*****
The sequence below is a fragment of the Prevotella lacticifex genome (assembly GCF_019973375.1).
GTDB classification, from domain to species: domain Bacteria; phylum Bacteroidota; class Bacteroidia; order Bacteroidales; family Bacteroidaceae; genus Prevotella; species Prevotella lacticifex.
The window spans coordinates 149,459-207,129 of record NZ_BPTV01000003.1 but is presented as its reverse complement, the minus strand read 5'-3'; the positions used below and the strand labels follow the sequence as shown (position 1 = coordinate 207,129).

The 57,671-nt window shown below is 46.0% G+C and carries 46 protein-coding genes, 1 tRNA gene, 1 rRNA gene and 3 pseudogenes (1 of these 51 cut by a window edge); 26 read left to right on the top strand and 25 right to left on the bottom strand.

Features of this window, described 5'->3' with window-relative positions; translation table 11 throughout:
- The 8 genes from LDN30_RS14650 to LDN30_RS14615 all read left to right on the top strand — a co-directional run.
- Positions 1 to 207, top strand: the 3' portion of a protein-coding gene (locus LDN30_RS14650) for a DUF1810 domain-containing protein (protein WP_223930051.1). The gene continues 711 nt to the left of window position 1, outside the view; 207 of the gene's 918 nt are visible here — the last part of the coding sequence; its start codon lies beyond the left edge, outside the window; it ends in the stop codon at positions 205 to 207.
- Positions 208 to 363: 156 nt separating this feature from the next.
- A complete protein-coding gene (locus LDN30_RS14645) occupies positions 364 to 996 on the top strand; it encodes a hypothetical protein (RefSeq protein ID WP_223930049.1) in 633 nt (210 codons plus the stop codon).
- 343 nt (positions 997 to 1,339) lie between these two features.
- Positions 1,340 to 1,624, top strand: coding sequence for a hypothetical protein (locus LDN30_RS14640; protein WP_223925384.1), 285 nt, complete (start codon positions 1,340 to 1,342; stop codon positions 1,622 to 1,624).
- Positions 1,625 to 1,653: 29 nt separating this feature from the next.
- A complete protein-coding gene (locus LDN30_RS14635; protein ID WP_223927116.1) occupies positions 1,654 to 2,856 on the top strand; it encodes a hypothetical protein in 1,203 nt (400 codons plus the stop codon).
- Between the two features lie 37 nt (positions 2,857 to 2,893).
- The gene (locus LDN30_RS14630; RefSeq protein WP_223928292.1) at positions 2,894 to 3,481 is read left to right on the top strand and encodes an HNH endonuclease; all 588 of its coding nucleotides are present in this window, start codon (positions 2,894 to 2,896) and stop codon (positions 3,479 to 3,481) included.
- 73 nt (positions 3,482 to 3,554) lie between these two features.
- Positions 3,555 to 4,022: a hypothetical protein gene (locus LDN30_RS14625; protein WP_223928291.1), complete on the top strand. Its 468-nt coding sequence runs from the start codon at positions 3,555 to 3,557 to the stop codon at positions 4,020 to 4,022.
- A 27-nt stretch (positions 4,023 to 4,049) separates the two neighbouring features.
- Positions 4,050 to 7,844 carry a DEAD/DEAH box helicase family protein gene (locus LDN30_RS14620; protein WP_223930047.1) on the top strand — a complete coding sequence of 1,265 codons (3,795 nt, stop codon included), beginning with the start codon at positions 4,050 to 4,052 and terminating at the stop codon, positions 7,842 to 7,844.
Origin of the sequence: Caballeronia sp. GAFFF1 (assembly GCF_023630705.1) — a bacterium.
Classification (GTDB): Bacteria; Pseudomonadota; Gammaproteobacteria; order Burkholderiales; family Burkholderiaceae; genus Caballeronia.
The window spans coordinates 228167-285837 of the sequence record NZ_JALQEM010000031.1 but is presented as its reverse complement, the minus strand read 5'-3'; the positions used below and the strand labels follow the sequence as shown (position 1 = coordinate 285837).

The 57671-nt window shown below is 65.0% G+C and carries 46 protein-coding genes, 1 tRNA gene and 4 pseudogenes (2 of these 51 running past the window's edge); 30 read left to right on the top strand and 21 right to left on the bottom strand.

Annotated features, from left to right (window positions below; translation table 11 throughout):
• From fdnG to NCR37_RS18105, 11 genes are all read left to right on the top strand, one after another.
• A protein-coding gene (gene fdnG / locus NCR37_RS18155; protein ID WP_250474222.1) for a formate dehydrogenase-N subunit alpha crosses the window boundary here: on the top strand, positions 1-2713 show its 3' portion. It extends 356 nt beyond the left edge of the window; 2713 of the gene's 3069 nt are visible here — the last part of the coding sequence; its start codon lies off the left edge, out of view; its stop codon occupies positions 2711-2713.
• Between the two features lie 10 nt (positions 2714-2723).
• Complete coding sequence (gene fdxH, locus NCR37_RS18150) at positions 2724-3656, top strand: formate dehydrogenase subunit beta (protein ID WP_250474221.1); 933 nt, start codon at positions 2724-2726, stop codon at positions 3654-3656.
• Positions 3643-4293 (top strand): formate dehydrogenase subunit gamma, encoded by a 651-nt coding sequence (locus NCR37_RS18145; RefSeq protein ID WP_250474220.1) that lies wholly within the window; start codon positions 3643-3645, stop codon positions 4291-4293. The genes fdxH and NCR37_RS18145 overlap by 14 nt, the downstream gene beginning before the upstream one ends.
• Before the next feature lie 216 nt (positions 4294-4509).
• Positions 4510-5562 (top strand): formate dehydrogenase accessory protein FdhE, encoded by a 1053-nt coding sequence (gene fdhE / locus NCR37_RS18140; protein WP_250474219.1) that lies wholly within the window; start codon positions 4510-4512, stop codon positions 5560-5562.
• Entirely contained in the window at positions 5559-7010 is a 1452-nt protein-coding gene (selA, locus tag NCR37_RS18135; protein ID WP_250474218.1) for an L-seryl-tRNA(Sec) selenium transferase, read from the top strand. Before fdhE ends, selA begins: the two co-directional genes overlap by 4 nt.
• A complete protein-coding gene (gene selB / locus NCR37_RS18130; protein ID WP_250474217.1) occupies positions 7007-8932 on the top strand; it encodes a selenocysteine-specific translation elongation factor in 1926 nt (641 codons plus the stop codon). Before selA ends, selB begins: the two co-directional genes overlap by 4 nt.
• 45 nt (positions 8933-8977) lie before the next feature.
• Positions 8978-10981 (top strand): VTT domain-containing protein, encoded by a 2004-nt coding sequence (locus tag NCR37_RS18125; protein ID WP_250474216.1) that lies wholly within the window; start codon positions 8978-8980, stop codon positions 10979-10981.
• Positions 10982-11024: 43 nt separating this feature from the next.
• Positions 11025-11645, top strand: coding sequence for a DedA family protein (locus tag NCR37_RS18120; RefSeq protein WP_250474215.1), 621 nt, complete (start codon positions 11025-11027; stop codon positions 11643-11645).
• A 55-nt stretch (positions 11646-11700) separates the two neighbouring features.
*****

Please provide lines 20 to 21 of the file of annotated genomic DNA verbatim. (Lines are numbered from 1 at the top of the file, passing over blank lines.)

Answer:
Origin of the sequence: Caballeronia sp. GAFFF1 (assembly GCF_023630705.1) — a bacterium.
Classification (GTDB): Bacteria; Pseudomonadota; Gammaproteobacteria; order Burkholderiales; family Burkholderiaceae; genus Caballeronia.